Insert clever headline here

When I was an editor at Crain’s Chicago Business, I sat next to one of the best headline writers in the business. He could sit at his desk all day and spit them out like a gumball machine, the ideas popping into his head, running down his arms, through his fingers and onto the keyboard. Chewy deliciousness in every one.

“How do you do it?” I would ask him.

“Just relax your brain,” he would say. “It’s easy.”


We can’t all be the King of Puns. But if you want to try, you can start by picking up The Economist, which consistently comes up with some of the best headlines I’ve ever read. Like a great conversationalist, its headlines are witty and informative. They catch your attention and make you want to move in closer to hear more. Why are they so good? Because they often include a play on words. Here are some examples.

Article topic:  The cost of making cell phone calls overseas
Headline: When in roam

Article topic: The merger of two big meat producers
Headline: A steak in the market

Headlines are a crucial part of any article, whether you’re writing them for a client alert, newsletter, presentation, or thought leadership report. Often they determine whether someone will read the rest of your article. Sometimes it’s the only thing they read. That’s why it’s so important to get them right. Or at least make them interesting. Here are four tips for improving your chances of writing attention-grabbing headlines.

1. Make them active.

One of the biggest problems I’ve noticed with our Firm’s headlines is they are often general statements of the topic, such as “Cross-border M&A trends” or “Recent developments in the U.S. Department of Commerce’s antidumping procedures.”


When it comes to writing headlines, strong verbs are your best friend. They provide a sense of action and specificity that topical statements lack. Here are my revisions of those headlines with the help of our new best friend.

Before: Cross-border M&A trends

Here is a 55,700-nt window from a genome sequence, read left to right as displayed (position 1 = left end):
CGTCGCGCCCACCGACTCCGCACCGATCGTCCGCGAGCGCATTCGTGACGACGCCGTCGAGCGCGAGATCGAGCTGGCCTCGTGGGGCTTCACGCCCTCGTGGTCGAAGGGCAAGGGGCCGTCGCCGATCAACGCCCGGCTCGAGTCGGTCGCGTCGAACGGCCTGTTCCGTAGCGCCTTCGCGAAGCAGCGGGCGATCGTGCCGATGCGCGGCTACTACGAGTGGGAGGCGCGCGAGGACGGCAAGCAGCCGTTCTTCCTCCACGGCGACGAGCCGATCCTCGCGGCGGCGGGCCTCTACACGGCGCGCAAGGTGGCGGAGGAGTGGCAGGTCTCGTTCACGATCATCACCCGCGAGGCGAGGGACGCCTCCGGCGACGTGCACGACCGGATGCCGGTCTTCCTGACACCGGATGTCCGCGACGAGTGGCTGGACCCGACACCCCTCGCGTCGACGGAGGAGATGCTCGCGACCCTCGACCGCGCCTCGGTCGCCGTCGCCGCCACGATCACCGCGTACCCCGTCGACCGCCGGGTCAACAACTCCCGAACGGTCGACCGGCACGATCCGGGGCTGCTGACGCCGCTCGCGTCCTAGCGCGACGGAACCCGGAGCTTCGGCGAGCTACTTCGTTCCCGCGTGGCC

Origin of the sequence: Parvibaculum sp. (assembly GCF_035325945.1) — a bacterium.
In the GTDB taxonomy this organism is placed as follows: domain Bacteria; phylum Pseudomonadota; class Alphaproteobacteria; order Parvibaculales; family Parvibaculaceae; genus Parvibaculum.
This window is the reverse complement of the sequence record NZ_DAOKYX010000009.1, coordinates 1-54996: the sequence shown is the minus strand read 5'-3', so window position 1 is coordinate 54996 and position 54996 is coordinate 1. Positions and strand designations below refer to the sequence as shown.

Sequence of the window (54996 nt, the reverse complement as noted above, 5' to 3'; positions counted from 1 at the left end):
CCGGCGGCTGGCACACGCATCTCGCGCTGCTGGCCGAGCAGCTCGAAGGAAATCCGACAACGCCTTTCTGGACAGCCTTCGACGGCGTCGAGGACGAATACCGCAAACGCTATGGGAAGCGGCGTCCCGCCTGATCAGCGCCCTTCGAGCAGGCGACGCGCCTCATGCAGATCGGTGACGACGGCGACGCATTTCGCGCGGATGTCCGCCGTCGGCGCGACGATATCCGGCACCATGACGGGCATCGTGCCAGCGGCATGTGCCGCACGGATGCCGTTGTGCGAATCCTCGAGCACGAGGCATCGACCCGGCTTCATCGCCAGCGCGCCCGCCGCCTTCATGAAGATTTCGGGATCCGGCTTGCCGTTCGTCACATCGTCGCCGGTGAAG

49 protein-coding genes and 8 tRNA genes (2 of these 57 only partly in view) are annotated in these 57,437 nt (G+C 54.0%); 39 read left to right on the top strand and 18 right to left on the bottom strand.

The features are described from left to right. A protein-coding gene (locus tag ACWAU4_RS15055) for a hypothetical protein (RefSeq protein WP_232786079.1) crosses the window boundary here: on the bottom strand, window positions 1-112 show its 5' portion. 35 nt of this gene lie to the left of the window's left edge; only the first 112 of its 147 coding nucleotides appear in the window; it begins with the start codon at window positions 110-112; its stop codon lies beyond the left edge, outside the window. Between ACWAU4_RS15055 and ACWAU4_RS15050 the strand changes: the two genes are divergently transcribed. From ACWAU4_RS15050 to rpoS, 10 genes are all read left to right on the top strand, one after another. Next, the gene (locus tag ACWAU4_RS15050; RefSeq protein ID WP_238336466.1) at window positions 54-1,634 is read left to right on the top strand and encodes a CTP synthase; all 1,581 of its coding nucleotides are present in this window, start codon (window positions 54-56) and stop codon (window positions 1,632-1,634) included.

After: Cross-border M&A rises 20%

Before: Recent developments in the U.S. Department of Commerce’s antidumping procedures
After: U.S. Commerce Department increases dumping liability for exporters

As you can see from these examples, using a verb not only makes a headline more interesting, but it also forces you to pinpoint what your article is about. A headline stating what the cross-border M&A actually trend is — that transactions have risen 20% — is more effective because it causes your reader to think, “20%? Really? I wonder why,” and then read on to find out.  

In the second example, telling your audience the U.S. Commerce Department is going to increase dumping liability for exporters is much more likely to get the attention of those exporters than a vague reference to “recent developments.”

2. Speak directly to your audience.

Another common problem with our headlines is they don’t highlight why the article should matter to our clients. Headlines such as “New arbitration law in France” or “Race discrimination ordinance on employment now fully operational” speak to no one in particular. It’s unclear who the audience is. Here’s how to change that:

Before: New arbitration law in France
After: France’s new arbitration law streamlines process for international parties

Before: Race discrimination ordinance on employment now fully operational
After: Race discrimination law creates new liability for Hong Kong employers

None of these headlines are particularly Economist-worthy, but at least in the “after” versions we know who the new laws will impact and how. To make sure my headlines address the concerns of my audience, here are some phrases I commonly use:

“How to…”
“What you need to know about…”
“Top 5 things you should know about…”
“Tips for…”

When put into practice on particular topics, the headlines become:

How to navigate Brazil’s new anti-corruption law
What foreign employers need to know about Russian labor law
Top 5 things U.S. companies should know about merger control in China
Tips for reducing compliance risk in M&A transactions

See how much better it sounds when you talk to your audience?

3. Keep them short.

One of the best ways to make your headlines memorable is to keep them short. Shorter is always easier to remember, so do whatever you can to get your headline down to the fewest number of words possible while also conveying what the article is about. My rule of thumb is no longer than seven words. To achieve greater brevity, look for long phrases that could be replaced with short phrases or a single word, like this:

Before: U.S. Commerce Department increases dumping liability for exporters
After: New rule increases dumping liability for exporters